Gawday History, Family Crest & Coats of Arms
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Early Origins of the Gawday family
The surname Gawday was first found in Gloucestershire where the family name was first referenced in the year 1221 when Reginald Gaudi held estates in that shire. However, some of the family held estates at Wallington in Norfolk at early times. "Wallington Hall, formerly the seat of the Coningsbys and the Gawdys, is a handsome mansion, situated in a well-wooded park, in which are the tower and spire of the ancient church, now a ruin." 
Early History of the Gawday family
This web page shows only a small excerpt of our Gawday research. Another 170 words (12 lines of text) covering the years 1297, 1430, 1578, 1597, 1603, 1613, 1639, 1629, 1455, 1487, 1627, 1589, 1654, 1640, 1648, 1612, 1669, 1661, 1669, 1606, 1639, 1699, 1639 and 1666 are included under the topic Early Gawday History in all our PDF Extended History products and printed products wherever possible.
Gawday Spelling Variations
Sound was what guided spelling in the essentially pre-literate Middle Ages, so one person's name was often recorded under several variations during a single lifetime. Also, before the advent of the printing press and the first dictionaries, the English language was not standardized. Therefore, spelling variations were common, even among the names of the most literate people. Known variations of the Gawday family name include Gawdy, Gawdey, Gaudy, Gawdie, Gaudie, Gaudey, Gordy and many more.
Early Notables of the Gawday family (pre 1700)
Distinguished members of the family include Sir Thomas Gawdy of Gawdy Hall; Sir Bassingbourne Gawdy of West Harling, Norfolk, High Sheriff of Norfolk in 1627; Framlingham Gawdy (1589-1654), an English politician who sat in the House of Commons from 1640 to 1648; and Sir William Gawdy, 1st Baronet (1612-1669), an English politician who sat in the House of Commons from 1661 to...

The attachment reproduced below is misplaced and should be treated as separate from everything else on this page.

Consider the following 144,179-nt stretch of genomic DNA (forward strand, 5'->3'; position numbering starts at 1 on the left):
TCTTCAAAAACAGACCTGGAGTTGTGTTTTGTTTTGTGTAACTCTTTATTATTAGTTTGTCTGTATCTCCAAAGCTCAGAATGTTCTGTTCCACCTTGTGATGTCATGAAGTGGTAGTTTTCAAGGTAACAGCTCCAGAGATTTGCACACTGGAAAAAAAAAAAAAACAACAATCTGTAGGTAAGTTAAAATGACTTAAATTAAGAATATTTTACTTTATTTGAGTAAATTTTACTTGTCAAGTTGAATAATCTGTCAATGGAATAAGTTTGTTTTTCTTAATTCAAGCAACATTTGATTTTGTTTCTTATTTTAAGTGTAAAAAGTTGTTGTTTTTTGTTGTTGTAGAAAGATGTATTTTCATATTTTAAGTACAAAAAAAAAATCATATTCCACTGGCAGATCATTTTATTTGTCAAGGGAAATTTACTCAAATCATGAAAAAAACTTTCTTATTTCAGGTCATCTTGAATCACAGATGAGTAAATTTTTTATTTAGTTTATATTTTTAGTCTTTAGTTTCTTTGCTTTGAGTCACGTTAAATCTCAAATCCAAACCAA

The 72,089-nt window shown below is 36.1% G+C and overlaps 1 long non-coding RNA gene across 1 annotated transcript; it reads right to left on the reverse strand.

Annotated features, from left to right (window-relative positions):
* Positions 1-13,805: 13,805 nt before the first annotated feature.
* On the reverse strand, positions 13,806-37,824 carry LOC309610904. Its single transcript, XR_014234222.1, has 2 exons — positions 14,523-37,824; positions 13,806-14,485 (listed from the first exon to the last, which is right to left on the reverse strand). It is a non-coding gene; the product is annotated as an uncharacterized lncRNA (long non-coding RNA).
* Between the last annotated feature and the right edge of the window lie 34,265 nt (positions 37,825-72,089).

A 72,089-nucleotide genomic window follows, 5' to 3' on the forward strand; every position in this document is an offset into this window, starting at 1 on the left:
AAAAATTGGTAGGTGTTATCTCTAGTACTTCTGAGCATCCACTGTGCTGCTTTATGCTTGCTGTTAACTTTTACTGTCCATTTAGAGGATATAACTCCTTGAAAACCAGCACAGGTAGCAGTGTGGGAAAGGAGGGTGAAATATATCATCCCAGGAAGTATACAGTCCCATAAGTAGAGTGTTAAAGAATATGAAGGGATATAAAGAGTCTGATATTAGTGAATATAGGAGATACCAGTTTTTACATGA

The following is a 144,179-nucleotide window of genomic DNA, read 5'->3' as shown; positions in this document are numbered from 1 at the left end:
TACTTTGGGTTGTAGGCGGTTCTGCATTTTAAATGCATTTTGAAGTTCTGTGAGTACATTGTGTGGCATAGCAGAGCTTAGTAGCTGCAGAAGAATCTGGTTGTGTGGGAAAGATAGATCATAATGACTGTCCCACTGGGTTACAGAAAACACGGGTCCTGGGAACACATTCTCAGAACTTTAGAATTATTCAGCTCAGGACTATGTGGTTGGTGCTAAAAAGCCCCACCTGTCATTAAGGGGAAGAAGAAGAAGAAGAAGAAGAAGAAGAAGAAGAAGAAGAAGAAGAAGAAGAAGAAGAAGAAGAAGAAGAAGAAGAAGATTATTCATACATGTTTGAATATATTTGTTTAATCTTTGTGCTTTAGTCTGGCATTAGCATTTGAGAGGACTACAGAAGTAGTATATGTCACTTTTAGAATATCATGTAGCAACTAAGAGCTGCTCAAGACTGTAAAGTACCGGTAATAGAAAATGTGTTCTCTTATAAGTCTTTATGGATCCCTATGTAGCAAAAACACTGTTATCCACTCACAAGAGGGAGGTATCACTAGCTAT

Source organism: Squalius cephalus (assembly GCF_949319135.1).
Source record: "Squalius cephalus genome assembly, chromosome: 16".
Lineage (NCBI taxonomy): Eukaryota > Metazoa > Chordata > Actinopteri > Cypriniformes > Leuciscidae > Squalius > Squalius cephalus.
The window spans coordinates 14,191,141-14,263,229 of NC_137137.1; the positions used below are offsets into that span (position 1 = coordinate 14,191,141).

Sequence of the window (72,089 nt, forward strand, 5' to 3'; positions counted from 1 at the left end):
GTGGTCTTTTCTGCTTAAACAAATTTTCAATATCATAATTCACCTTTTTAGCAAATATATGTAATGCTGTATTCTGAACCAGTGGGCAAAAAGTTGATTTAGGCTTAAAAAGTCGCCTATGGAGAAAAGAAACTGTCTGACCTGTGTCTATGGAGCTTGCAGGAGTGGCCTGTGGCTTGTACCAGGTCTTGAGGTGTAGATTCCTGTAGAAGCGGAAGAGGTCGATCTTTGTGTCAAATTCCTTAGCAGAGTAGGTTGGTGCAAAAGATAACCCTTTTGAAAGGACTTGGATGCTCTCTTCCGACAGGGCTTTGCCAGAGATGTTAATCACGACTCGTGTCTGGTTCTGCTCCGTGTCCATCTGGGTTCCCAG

Another 61 words (4 lines of text) are included under the topic Early Gawday Notables in all our PDF Extended History products and printed products wherever possible.
Migration of the Gawday family
For political, religious, and economic reasons, thousands of English families boarded ships for Ireland, Canada, the America colonies, and many of smaller tropical colonies in the hope of finding better lives abroad. Although the passage on the cramped, dank ships caused many to arrive in the New World diseased and starving, those families that survived the trip often went on to make valuable contributions to those new societies to which they arrived. Early immigrants bearing the Gawday surname or a spelling variation of the name include: settlers, who arrived along the eastern seaboard, from Newfoundland, to Maine, to Virginia, the Carolinas, and to the islands.
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- ^ Lewis, Samuel, A Topographical Dictionary of England. Institute of Historical Research, 1848, Print.